Steve Chindgren rewards his falcon Zander after a successful flight with a fresh sage grouse leg.

ZANDER DROPS HUNDREDS OF FEET FROM THE SKY with unreal speed. I catch my breath and chills shoot up my spine. Zander is a gyrfalcon-peregrine mix, and when tucked up tight in downward flight his kind can beat speeds more commonly associated with a Ferrari. His trainer, Steve Chindgren, has clocked him at above 200 mph.

Zander is reacting just the way he should after long years of daily training during the sage grouse hunting season. After two months of training for this year’s hunt, the bird is finally fit enough. Chindgren coaches him to a wild state of preparedness, weighing him daily, in pursuit of the proper level of hunger that will embolden his predatory nature and artful dives.

The training has paid off. Now, Zander falls in a steep diagonal line, folded into a snug ball of muscle and feathers. He snaps his wings taut as he approaches the ground, creating an impressive flare that stops the speedy fall cold. Chindgren’s hunting dog Lieutenant Dan has just flushed a flock of sage grouse out of the brush after following a scent trail in jagged lines at an astonishing speed. He goes on point to wait for Chindgren to cinch the noose by releasing his falcon. 

This memorial pays homage to one of Chindgren’s “children” he lost to a golden eagle. The white falcons make particularly tempting targets before snow sets in.

Chindgren uses radio telemetry equipment to track down his precious bird after it sank into the sage sea.

The chase doesn’t last long as the gyr-peregrine slams into a grouse midair with enough speed to produce a thump audible to us 100 yards off. In a blur of feathers, the birds sink into the sagebrush sea where the true struggle begins under a bitter canopy of tiny sage leaves. The sage grouse’s primary forage through winter months is now shading its final struggle to survive.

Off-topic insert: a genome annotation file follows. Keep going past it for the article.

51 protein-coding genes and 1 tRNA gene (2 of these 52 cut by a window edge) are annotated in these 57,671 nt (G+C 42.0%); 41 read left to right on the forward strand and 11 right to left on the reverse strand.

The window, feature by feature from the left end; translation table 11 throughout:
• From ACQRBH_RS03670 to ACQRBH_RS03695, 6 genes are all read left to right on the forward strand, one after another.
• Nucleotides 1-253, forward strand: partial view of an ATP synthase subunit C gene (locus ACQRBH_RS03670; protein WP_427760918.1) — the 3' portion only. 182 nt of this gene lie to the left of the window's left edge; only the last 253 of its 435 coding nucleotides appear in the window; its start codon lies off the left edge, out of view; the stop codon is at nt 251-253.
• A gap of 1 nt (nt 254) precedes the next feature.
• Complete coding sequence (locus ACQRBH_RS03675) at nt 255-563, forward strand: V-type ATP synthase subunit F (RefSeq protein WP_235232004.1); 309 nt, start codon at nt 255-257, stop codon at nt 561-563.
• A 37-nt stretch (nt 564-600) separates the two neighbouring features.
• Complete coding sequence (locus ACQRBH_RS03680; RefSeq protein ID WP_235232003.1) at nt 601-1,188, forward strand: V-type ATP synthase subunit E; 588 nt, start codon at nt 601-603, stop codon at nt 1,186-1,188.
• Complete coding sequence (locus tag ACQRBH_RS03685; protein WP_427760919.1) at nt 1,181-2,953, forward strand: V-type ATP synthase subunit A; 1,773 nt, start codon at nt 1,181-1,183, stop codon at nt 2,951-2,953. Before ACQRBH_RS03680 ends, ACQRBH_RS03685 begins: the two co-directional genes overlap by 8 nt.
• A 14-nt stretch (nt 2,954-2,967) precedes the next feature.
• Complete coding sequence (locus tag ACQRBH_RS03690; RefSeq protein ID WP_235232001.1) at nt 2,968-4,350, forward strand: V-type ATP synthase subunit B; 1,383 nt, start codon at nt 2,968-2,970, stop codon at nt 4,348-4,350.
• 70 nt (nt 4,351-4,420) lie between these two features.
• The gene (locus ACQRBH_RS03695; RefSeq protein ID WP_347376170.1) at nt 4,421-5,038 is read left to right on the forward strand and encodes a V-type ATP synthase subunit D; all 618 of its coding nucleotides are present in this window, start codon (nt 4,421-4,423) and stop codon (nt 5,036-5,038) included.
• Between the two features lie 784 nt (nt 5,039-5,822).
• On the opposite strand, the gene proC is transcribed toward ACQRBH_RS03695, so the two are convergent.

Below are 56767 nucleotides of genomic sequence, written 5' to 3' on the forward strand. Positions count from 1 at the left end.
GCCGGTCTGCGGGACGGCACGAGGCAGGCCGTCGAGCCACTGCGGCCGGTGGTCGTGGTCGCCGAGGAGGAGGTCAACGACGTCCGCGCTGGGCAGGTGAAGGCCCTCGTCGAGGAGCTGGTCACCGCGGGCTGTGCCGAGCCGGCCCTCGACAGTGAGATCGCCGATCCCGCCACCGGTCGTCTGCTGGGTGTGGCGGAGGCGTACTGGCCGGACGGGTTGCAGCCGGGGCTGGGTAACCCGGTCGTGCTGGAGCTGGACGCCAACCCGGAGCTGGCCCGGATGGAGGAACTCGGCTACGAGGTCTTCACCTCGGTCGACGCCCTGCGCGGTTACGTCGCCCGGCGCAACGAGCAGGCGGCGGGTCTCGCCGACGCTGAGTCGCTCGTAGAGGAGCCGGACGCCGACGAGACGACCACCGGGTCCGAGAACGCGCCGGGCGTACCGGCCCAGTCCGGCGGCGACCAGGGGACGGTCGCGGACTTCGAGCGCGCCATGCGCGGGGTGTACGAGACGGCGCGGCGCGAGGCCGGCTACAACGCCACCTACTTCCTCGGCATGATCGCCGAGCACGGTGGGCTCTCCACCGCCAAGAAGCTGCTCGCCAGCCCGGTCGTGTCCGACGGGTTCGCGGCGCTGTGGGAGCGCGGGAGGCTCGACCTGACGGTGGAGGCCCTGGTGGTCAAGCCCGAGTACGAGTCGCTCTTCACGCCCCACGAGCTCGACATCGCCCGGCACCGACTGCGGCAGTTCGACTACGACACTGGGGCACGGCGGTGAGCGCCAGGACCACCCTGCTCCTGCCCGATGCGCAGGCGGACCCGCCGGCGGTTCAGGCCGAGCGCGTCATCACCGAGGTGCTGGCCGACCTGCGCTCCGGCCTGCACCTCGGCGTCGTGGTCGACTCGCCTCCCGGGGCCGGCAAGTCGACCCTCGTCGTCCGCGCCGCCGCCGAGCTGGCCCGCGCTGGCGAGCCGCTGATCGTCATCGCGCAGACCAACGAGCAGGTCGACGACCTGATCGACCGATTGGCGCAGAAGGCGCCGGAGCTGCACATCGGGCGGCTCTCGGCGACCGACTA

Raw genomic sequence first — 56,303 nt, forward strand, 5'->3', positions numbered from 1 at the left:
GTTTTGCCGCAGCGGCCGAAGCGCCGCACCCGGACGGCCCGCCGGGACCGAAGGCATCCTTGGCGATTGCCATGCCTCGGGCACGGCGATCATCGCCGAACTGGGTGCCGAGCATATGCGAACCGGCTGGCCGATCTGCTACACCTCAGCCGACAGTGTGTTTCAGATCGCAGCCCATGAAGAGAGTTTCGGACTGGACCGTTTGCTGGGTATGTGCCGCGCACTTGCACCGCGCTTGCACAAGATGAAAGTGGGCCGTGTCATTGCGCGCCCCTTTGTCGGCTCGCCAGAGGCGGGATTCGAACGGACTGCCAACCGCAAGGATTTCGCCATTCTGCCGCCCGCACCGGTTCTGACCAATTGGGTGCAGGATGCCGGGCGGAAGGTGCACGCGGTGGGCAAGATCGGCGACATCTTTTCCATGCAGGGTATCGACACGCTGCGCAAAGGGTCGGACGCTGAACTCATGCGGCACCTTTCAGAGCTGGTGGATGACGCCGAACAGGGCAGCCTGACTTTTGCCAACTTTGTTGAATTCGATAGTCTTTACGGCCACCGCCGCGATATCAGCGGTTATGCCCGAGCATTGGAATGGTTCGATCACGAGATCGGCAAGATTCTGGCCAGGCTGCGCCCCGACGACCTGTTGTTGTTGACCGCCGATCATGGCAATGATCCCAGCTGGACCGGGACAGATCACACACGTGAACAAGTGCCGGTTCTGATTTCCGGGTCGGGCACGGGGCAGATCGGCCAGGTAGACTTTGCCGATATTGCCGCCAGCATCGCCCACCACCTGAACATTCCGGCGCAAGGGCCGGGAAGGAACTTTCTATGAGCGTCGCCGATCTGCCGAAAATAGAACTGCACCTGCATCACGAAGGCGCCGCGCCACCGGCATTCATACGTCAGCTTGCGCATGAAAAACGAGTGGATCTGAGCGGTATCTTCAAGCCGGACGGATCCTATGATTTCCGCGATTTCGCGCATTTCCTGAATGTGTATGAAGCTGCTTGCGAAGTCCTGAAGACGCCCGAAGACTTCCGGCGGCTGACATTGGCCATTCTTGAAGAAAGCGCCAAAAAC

Chindgren follows the sound produced by a homing beacon on the falcon using a tri-antennae receiver that triangulates on the device. The sound increases in volume if it points at the bird, making hunting the hunter a game of “hot or cold.” As we walk, Chindgren gives a running commentary of what he thinks is happening based on the sounds he’s hearing. I hear static at varying pitches; it emerges as a narrative to him.

He tells of a fight going down under the canopy; when the static grows static, the chase is over. Soon the “most extreme falconer in North America,” as his fellow falconers call him, finds his feathered friend in a 6-foot tall stand of sagebrush. The bird has already eaten the head off the grouse — the only part Chindgren allows it to consume. Chindgren will cook the breasts tonight for dinner. The alternative — if he came home without fresh game — would have been hot dogs.

Zander is one of three trained falcons out today with Chindgren, who has also brought along two hunting dogs and a number of homing pigeons trained to zip back to his home (dubbed the “House of Grouse”). When Chindgren unexpectedly flings a pigeon out of a satchel to draw Zander’s attention while the bird is flying off to land, he laments that he “wasted” the trained pigeon since the falcon didn’t even notice. 

“It’s quite the elaborate setup to even do this,” I comment. 

Chindgren laughs wryly, a half-smile tugging at one side of his mouth. “I know.”

After being dehooded, one of Chindgren’s high-strung falcons takes to the air

Today the House of Grouse is probably 30 miles away; Chindgren has gone far into the sagebrush sea of central Wyoming seeking solitude on the last Saturday of gun-hunting season. 

Gun hunters terrify Chindgren. They take shots at his falcons from time to time, either through ignorance or perhaps thinking they are doing a favor for the almost-endangered sage grouse (that they also hunt), by trying to remove a known predator. 

“I’m lucky they didn’t lead it right,” Chindgren says. I get the feeling that the hunters are the lucky ones. Chindgren is understandably attached to his birds. While he strives to keep them as wild as possible so they retain their predatory nature, they are still like children to him. While he’s never lost a bird to a hunter, he’s lost 10 to eagles, which worry him more than weekend warriors. Losing birds is financially and emotionally devastating — one bird can cost as much as $8,000 to acquire, plus untold man-hours of training. But he keeps his feelings toward the eagles in check.

“I don’t hold a grudge or anything against eagles,” he says. “I just don’t.”

After the successful hunt, Chindgren works with his other falcons on a drone. One is another hybrid he has bred, and the last is a pure white, Arctic gyrfalcon gifted to him and named Comet. When Comet flies out to the horizon instead of flapping up to 500 feet to hit a sage grouse wing attached to the four-prop drone, Chindgren becomes visibly alarmed. He hurriedly packs up his elaborate setup, cursing himself for not going to an area with more roads running in either direction.